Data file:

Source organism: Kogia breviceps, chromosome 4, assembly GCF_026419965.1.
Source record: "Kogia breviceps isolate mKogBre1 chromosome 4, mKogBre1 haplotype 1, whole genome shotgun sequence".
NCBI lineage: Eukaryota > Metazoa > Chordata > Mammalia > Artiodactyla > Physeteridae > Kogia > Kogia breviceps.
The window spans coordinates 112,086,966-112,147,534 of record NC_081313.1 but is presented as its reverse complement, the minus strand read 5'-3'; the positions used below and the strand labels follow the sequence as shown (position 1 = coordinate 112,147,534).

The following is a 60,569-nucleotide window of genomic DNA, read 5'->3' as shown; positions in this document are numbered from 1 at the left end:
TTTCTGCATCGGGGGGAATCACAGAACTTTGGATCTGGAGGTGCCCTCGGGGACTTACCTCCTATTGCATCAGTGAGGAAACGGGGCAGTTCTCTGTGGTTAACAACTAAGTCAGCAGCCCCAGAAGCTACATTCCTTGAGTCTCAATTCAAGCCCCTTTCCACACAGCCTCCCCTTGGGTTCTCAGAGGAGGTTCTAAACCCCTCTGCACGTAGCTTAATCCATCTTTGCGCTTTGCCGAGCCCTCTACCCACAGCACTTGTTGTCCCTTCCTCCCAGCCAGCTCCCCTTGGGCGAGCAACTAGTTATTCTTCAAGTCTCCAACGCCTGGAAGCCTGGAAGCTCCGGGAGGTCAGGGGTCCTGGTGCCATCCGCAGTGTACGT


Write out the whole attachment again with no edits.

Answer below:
Source organism: Kogia breviceps, chromosome 4, assembly GCF_026419965.1.
Source record: "Kogia breviceps isolate mKogBre1 chromosome 4, mKogBre1 haplotype 1, whole genome shotgun sequence".
NCBI lineage: Eukaryota > Metazoa > Chordata > Mammalia > Artiodactyla > Physeteridae > Kogia > Kogia breviceps.
The window spans coordinates 112,086,966-112,147,534 of record NC_081313.1 but is presented as its reverse complement, the minus strand read 5'-3'; the positions used below and the strand labels follow the sequence as shown (position 1 = coordinate 112,147,534).

The following is a 60,569-nucleotide window of genomic DNA, read 5'->3' as shown; positions in this document are numbered from 1 at the left end:
TTTCTGCATCGGGGGGAATCACAGAACTTTGGATCTGGAGGTGCCCTCGGGGACTTACCTCCTATTGCATCAGTGAGGAAACGGGGCAGTTCTCTGTGGTTAACAACTAAGTCAGCAGCCCCAGAAGCTACATTCCTTGAGTCTCAATTCAAGCCCCTTTCCACACAGCCTCCCCTTGGGTTCTCAGAGGAGGTTCTAAACCCCTCTGCACGTAGCTTAATCCATCTTTGCGCTTTGCCGAGCCCTCTACCCACAGCACTTGTTGTCCCTTCCTCCCAGCCAGCTCCCCTTGGGCGAGCAACTAGTTATTCTTCAAGTCTCCAACGCCTGGAAGCCTGGAAGCTCCGGGAGGTCAGGGGTCCTGGTGCCATCCGCAGTGTACGT